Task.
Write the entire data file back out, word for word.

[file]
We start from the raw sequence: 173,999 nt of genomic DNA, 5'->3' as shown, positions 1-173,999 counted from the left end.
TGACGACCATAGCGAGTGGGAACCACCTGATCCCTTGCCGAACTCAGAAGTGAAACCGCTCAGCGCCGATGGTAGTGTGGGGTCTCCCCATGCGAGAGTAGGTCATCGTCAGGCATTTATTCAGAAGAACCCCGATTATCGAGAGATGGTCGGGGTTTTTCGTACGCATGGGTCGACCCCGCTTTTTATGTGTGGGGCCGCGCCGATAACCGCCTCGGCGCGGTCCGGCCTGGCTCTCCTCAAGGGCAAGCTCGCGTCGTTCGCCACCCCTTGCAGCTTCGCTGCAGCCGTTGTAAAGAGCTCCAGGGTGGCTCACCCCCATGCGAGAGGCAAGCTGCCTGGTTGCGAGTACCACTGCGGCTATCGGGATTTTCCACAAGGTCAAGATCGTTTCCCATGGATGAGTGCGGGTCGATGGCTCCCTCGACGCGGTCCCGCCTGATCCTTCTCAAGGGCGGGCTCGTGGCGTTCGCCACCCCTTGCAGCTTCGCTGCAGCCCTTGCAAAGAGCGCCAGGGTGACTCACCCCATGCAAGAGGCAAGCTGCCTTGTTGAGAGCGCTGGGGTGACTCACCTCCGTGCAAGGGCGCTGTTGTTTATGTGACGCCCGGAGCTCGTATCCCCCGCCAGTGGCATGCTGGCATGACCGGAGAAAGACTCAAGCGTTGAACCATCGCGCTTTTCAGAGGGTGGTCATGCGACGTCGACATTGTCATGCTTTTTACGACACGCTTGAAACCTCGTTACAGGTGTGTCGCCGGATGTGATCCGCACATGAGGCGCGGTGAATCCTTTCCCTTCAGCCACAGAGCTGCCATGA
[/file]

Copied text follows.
We start from the raw sequence: 173,999 nt of genomic DNA, 5'->3' as shown, positions 1-173,999 counted from the left end.
TGACGACCATAGCGAGTGGGAACCACCTGATCCCTTGCCGAACTCAGAAGTGAAACCGCTCAGCGCCGATGGTAGTGTGGGGTCTCCCCATGCGAGAGTAGGTCATCGTCAGGCATTTATTCAGAAGAACCCCGATTATCGAGAGATGGTCGGGGTTTTTCGTACGCATGGGTCGACCCCGCTTTTTATGTGTGGGGCCGCGCCGATAACCGCCTCGGCGCGGTCCGGCCTGGCTCTCCTCAAGGGCAAGCTCGCGTCGTTCGCCACCCCTTGCAGCTTCGCTGCAGCCGTTGTAAAGAGCTCCAGGGTGGCTCACCCCCATGCGAGAGGCAAGCTGCCTGGTTGCGAGTACCACTGCGGCTATCGGGATTTTCCACAAGGTCAAGATCGTTTCCCATGGATGAGTGCGGGTCGATGGCTCCCTCGACGCGGTCCCGCCTGATCCTTCTCAAGGGCGGGCTCGTGGCGTTCGCCACCCCTTGCAGCTTCGCTGCAGCCCTTGCAAAGAGCGCCAGGGTGACTCACCCCATGCAAGAGGCAAGCTGCCTTGTTGAGAGCGCTGGGGTGACTCACCTCCGTGCAAGGGCGCTGTTGTTTATGTGACGCCCGGAGCTCGTATCCCCCGCCAGTGGCATGCTGGCATGACCGGAGAAAGACTCAAGCGTTGAACCATCGCGCTTTTCAGAGGGTGGTCATGCGACGTCGACATTGTCATGCTTTTTACGACACGCTTGAAACCTCGTTACAGGTGTGTCGCCGGATGTGATCCGCACATGAGGCGCGGTGAATCCTTTCCCTTCAGCCACAGAGCTGCCATGA